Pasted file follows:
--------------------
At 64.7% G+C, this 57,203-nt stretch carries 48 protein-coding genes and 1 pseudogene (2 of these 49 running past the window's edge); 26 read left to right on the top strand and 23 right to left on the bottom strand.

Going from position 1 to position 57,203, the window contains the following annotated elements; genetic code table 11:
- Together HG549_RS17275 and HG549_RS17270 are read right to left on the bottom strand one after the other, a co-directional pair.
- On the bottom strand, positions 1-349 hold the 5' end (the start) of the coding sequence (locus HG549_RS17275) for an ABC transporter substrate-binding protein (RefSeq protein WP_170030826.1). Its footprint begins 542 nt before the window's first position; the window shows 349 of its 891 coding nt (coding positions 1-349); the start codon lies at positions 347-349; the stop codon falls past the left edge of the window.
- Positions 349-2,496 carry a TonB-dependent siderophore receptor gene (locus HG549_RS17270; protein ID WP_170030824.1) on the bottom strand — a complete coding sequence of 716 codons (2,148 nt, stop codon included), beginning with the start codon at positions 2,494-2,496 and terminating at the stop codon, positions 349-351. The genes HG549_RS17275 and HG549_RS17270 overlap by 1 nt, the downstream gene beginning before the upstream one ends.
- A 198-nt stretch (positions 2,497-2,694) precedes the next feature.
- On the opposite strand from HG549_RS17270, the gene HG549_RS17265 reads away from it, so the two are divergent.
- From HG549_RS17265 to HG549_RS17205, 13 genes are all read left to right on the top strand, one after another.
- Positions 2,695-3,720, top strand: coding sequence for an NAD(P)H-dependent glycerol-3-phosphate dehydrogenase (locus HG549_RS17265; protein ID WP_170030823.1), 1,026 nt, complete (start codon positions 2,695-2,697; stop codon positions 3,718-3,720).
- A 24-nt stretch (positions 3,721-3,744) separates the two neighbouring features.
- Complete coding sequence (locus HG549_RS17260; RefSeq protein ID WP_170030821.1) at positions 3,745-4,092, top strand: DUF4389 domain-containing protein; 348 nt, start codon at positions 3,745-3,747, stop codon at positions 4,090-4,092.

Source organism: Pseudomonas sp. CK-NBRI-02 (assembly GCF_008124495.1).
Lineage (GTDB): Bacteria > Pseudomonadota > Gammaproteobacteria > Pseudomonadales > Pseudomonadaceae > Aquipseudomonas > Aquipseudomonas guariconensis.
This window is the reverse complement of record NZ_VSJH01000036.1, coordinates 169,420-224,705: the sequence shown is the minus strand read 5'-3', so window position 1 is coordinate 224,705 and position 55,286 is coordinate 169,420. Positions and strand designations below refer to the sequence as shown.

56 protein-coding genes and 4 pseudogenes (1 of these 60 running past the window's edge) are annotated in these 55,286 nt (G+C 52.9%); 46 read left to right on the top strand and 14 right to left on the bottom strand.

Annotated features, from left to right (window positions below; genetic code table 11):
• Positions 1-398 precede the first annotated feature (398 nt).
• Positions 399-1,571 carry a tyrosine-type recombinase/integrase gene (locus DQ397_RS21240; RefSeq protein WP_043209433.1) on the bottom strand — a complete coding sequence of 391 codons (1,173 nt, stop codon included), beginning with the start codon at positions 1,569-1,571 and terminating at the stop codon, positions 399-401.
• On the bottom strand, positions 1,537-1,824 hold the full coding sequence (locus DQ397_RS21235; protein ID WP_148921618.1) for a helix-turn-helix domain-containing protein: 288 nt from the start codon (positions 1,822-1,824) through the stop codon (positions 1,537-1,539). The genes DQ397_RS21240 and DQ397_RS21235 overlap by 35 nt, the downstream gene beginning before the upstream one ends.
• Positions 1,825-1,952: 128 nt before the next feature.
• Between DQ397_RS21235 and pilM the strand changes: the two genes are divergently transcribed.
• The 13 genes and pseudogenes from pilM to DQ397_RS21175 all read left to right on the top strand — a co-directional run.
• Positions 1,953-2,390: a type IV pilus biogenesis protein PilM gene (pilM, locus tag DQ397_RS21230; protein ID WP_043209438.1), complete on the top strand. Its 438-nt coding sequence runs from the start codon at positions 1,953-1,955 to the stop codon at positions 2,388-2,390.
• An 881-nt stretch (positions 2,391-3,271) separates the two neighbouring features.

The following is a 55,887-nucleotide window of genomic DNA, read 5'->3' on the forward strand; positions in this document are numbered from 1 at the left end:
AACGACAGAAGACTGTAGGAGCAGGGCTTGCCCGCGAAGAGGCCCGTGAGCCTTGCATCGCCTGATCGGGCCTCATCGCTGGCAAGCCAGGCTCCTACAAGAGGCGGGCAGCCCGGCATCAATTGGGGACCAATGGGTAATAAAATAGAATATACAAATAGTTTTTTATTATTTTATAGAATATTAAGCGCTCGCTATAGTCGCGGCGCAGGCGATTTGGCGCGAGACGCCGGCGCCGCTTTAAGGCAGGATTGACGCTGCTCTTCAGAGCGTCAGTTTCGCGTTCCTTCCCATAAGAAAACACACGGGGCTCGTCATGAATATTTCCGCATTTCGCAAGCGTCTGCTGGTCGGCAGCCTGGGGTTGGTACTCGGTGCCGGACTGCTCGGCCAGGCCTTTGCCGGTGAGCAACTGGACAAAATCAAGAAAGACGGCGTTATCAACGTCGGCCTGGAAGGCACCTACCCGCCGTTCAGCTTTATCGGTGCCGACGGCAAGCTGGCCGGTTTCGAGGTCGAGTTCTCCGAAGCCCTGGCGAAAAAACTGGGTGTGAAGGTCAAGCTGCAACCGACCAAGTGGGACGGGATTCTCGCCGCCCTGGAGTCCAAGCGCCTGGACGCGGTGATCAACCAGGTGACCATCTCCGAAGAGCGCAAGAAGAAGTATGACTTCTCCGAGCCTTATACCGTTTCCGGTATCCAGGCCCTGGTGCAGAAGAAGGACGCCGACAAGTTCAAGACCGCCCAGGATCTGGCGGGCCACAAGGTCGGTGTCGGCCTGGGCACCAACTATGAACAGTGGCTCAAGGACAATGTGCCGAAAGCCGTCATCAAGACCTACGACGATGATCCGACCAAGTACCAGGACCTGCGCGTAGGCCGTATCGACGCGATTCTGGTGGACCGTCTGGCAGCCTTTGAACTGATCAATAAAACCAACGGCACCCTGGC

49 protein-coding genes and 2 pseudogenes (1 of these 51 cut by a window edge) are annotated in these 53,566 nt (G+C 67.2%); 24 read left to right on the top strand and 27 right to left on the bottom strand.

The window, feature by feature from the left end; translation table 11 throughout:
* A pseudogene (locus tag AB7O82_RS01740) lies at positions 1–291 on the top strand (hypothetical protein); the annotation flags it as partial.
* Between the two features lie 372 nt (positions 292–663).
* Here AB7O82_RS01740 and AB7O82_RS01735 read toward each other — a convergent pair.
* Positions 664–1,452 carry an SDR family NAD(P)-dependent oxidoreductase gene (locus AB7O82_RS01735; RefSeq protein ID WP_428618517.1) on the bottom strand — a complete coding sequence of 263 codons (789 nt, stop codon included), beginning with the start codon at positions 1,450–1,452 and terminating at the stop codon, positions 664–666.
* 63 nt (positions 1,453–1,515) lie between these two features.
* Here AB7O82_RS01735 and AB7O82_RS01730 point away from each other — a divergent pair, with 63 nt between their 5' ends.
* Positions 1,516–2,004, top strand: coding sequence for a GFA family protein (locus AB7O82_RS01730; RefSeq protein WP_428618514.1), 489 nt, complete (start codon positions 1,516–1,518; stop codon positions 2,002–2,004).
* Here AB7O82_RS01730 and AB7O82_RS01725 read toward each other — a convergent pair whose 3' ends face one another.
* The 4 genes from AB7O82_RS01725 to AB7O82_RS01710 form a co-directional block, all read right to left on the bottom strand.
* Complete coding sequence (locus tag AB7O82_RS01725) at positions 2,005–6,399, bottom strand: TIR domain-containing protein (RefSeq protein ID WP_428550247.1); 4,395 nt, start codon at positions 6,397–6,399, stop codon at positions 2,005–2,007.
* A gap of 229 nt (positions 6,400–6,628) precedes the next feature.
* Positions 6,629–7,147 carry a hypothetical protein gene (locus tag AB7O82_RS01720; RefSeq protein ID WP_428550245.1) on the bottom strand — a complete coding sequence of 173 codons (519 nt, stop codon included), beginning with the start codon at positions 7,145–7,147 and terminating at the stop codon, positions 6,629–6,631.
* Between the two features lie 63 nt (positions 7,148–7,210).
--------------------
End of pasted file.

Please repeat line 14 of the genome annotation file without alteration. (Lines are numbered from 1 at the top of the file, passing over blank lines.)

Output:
This window is the reverse complement of record NZ_VSJH01000036.1, coordinates 169,420-224,705: the sequence shown is the minus strand read 5'-3', so window position 1 is coordinate 224,705 and position 55,286 is coordinate 169,420. Positions and strand designations below refer to the sequence as shown.